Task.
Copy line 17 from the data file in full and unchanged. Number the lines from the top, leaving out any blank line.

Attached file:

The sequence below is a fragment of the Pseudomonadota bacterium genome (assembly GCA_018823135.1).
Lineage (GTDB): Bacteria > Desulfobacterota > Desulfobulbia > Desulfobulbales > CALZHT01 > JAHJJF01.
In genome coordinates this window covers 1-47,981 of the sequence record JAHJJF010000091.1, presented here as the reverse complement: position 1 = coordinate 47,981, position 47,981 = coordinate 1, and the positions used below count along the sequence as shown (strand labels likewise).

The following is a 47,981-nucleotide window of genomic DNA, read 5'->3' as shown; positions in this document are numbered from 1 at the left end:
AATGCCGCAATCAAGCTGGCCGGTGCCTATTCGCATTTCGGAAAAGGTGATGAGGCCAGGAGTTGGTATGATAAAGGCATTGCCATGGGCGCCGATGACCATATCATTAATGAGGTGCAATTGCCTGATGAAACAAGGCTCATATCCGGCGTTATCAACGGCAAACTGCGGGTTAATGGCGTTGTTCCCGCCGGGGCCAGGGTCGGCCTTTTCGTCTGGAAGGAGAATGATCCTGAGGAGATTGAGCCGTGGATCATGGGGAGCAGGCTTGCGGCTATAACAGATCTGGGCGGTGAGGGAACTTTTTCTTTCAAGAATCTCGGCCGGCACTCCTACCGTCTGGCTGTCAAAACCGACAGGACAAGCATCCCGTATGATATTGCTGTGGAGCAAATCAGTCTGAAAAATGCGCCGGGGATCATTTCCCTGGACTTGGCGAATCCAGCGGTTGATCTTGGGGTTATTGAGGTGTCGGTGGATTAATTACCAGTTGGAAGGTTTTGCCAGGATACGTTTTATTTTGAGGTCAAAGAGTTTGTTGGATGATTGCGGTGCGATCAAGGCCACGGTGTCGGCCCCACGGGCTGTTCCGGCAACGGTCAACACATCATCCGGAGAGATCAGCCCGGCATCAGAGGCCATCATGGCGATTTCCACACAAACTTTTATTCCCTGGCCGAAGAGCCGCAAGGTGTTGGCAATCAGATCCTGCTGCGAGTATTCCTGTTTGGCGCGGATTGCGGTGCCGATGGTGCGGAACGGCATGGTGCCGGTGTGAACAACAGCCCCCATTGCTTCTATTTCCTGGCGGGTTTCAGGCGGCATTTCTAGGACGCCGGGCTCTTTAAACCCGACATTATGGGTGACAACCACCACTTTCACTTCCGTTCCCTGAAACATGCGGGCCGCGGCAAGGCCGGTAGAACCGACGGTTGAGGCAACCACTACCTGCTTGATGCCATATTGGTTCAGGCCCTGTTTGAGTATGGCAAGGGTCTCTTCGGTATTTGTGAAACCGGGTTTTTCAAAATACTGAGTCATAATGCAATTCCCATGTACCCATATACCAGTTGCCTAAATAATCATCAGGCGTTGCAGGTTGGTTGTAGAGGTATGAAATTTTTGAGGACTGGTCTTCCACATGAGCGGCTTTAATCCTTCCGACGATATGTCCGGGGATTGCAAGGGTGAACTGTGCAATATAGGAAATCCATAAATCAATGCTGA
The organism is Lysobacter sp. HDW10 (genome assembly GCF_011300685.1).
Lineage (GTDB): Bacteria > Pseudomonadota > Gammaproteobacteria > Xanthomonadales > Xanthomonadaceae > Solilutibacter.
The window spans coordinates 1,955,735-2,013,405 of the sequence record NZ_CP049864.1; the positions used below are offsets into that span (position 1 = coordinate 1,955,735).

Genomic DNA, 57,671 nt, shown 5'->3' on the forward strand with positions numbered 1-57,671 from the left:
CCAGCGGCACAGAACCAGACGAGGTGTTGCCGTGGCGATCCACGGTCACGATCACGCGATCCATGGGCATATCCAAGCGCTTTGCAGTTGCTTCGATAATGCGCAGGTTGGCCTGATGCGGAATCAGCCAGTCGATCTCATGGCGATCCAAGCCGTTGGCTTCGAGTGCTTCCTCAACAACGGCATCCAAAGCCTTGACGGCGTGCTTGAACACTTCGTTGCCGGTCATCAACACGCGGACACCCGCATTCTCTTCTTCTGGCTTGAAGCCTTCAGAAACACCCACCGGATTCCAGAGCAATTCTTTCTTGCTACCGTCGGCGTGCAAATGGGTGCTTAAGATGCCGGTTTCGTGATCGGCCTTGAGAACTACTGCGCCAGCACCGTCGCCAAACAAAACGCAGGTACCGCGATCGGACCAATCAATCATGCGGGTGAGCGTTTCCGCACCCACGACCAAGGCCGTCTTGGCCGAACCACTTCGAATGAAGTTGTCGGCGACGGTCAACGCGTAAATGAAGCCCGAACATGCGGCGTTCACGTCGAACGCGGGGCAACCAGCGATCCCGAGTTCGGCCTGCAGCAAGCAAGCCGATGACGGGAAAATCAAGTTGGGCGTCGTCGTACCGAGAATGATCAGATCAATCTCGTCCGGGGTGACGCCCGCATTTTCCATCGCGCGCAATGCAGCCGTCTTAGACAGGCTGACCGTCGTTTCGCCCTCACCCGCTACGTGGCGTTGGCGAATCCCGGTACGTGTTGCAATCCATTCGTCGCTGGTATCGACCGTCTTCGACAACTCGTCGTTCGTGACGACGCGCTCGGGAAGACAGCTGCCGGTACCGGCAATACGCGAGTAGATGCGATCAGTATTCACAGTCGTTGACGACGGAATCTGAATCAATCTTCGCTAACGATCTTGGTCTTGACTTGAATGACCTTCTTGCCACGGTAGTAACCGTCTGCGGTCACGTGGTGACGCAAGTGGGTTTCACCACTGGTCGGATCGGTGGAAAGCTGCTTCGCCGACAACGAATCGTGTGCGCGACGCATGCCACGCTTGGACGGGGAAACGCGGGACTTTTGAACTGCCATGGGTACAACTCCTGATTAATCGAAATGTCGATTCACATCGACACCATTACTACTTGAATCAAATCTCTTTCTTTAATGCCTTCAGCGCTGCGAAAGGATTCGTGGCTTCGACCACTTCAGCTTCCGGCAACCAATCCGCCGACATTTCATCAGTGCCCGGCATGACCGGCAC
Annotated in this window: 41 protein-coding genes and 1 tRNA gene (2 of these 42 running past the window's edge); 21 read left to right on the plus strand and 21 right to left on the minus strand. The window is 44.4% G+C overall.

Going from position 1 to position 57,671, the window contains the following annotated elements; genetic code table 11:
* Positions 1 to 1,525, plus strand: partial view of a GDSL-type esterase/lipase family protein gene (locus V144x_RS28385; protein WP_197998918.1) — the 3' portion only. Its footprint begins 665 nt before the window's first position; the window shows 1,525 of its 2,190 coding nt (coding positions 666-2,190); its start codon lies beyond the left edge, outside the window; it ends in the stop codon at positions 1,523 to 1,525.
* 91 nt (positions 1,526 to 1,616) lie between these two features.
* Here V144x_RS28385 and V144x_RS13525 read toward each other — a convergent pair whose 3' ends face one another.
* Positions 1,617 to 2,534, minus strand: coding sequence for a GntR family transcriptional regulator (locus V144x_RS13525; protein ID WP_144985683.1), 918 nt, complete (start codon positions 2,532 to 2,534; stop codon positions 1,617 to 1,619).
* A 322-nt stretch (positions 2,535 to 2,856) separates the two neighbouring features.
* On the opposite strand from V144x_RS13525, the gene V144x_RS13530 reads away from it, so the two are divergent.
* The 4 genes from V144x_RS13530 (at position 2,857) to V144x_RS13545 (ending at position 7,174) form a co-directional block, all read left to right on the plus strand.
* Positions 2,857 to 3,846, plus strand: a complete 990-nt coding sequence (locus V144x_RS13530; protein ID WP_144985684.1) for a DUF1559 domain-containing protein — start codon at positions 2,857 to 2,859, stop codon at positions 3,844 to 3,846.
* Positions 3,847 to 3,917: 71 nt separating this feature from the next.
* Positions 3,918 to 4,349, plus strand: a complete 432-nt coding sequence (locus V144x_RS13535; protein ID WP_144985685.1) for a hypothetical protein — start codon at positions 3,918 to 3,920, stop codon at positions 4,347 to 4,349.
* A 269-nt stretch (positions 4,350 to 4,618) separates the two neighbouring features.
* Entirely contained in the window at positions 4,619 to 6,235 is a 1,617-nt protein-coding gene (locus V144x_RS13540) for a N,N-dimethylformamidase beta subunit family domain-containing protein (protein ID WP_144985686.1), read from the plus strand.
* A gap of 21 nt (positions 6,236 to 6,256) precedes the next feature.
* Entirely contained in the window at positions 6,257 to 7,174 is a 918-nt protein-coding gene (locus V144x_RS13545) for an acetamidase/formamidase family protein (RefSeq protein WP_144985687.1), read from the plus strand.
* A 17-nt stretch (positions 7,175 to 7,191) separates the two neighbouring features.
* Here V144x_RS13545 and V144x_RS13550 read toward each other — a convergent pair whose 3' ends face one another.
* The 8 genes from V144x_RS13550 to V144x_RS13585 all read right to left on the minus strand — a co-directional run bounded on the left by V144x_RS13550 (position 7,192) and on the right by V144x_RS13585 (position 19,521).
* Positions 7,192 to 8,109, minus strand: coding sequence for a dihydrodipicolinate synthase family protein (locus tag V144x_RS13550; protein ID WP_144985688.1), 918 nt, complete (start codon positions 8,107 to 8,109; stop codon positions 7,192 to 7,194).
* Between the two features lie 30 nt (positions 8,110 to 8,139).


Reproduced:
* A 322-nt stretch (positions 2,535 to 2,856) separates the two neighbouring features.